Lebeau remains similar to musicians like Van Morrison or J.J. Cale, players that walk a line that dabbles in the genres that make up American roots music without shoving it down your throat.

“A lot of musicians just focus on their skills on their instrument, which leads to some pretty hollow music, I think, a lot of the time,” Lebeau said. “I wasn’t enjoying music when that was my goal. I was playing out and playing gigs but the music wasn’t feeding me because it was more about me showcasing my guitar skills. “The music I make now represents many years now of me moving away from that, and playing music for the sake of music. I still use my skills, but that’s not the point of the music.”

“All my favorite artists are somewhat subtle, and that’s the thing about a great artist is there’s some subtlety to what they’re doing. They’re not going to hit you upside the head. It’s me trying to become more nuanced, and write better tunes, and I think that is the normal trajectory of somebody who is serious about what they’re doing and really trying to get better.”

2016 was a busy year for Lebeau. He continues to write, record, and release. Those releases include a live recording from a performance in Durango from summer 2016.

Bryant Liggett is a freelance writer and KDUR station manager. - DGO


Still working on that hot first release.



Garrett Lebeau is a registered member of the Shoshone tribe, born and raised on the Wind River Indian Reservation near Lander, Wyoming.

His music draws instant comparisons to Boz Scaggs, Al Green or Van Morrison vocally with a sound that is completely and genuinely his own.

Garrett Lebeau heard very little music growing up and never had a music lesson.  The Wind River Reservation is remote and isolated. Garrett was raised in an apocalyptic religious cult, one that keeps its members shunning the outside world. As a result, Garrett led a life sequestered from other people.  Those experiences left their mark on his music.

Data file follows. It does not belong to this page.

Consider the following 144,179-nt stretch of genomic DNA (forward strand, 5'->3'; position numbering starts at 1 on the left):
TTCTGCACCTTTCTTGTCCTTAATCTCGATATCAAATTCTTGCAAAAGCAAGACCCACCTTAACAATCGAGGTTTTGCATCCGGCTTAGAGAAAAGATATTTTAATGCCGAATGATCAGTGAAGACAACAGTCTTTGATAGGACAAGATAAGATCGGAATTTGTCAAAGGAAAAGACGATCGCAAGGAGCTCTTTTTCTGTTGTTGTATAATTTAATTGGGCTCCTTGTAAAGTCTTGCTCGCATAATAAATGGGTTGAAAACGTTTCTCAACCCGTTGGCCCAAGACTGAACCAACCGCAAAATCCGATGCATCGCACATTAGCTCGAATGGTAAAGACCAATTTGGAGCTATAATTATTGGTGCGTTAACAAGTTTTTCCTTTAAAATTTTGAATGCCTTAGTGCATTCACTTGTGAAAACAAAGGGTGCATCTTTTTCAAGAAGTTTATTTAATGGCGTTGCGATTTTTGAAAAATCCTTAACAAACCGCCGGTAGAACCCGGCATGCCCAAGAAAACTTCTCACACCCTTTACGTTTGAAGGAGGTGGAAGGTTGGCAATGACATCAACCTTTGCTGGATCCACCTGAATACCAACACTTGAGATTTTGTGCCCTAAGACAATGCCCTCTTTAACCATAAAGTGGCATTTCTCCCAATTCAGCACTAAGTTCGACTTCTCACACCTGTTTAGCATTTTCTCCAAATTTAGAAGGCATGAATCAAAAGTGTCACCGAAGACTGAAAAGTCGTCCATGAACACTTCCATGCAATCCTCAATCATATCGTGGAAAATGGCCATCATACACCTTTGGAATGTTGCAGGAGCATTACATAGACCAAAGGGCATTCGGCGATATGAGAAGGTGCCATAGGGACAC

On the Reservation, there was so much wide open space, and that, combined with his unorthodox upbringing, is abundant in Garrett's music. He gives his music space to breathe and develop. Garrett's music is at one moment gritty, then tender the next. He expresses a full range of emotions with his lyrics and music. 

Garrett is a self taught musician who did not start playing the guitar until he was an adult. For Garrett, the process of learning to play was a slow one.  He taught himself the notes and chords and then began writing songs.  He is an accomplished songwriter and because he is not fettered by traditional music theory, his guitar playing is unique.  

Garrett's first record, Rise to the Grind, was well received and reviewed and Garrett has just completed his second record, Gone So Long.

Garrett enjoys playing live and prides himself on his ability to actually put on a show for the audience, as opposed to simply playing music.  Garrett tours around the U.S. with his band and they have been privileged to share the stage with Mavis Staples and earlier this month opened several shows for Boz Scaggs in the Boston and Philadelphia areas.

Band Members